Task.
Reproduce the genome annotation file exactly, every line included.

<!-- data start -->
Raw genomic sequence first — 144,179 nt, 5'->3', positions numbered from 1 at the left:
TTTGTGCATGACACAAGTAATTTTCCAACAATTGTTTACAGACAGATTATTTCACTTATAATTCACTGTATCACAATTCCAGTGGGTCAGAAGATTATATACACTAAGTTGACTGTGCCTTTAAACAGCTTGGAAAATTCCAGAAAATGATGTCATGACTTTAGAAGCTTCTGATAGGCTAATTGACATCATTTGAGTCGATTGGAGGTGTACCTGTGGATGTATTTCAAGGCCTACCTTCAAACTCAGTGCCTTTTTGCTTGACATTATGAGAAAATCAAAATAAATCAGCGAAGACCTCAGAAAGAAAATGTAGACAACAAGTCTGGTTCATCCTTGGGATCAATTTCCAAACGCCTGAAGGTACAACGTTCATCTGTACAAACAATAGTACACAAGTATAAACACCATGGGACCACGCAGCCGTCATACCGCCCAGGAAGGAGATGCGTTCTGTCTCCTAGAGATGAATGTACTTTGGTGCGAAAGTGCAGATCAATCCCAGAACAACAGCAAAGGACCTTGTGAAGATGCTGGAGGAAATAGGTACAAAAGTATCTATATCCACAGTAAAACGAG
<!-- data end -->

Raw genomic sequence first — 144,179 nt, 5'->3', positions numbered from 1 at the left:
TTTGTGCATGACACAAGTAATTTTCCAACAATTGTTTACAGACAGATTATTTCACTTATAATTCACTGTATCACAATTCCAGTGGGTCAGAAGATTATATACACTAAGTTGACTGTGCCTTTAAACAGCTTGGAAAATTCCAGAAAATGATGTCATGACTTTAGAAGCTTCTGATAGGCTAATTGACATCATTTGAGTCGATTGGAGGTGTACCTGTGGATGTATTTCAAGGCCTACCTTCAAACTCAGTGCCTTTTTGCTTGACATTATGAGAAAATCAAAATAAATCAGCGAAGACCTCAGAAAGAAAATGTAGACAACAAGTCTGGTTCATCCTTGGGATCAATTTCCAAACGCCTGAAGGTACAACGTTCATCTGTACAAACAATAGTACACAAGTATAAACACCATGGGACCACGCAGCCGTCATACCGCCCAGGAAGGAGATGCGTTCTGTCTCCTAGAGATGAATGTACTTTGGTGCGAAAGTGCAGATCAATCCCAGAACAACAGCAAAGGACCTTGTGAAGATGCTGGAGGAAATAGGTACAAAAGTATCTATATCCACAGTAAAACGAG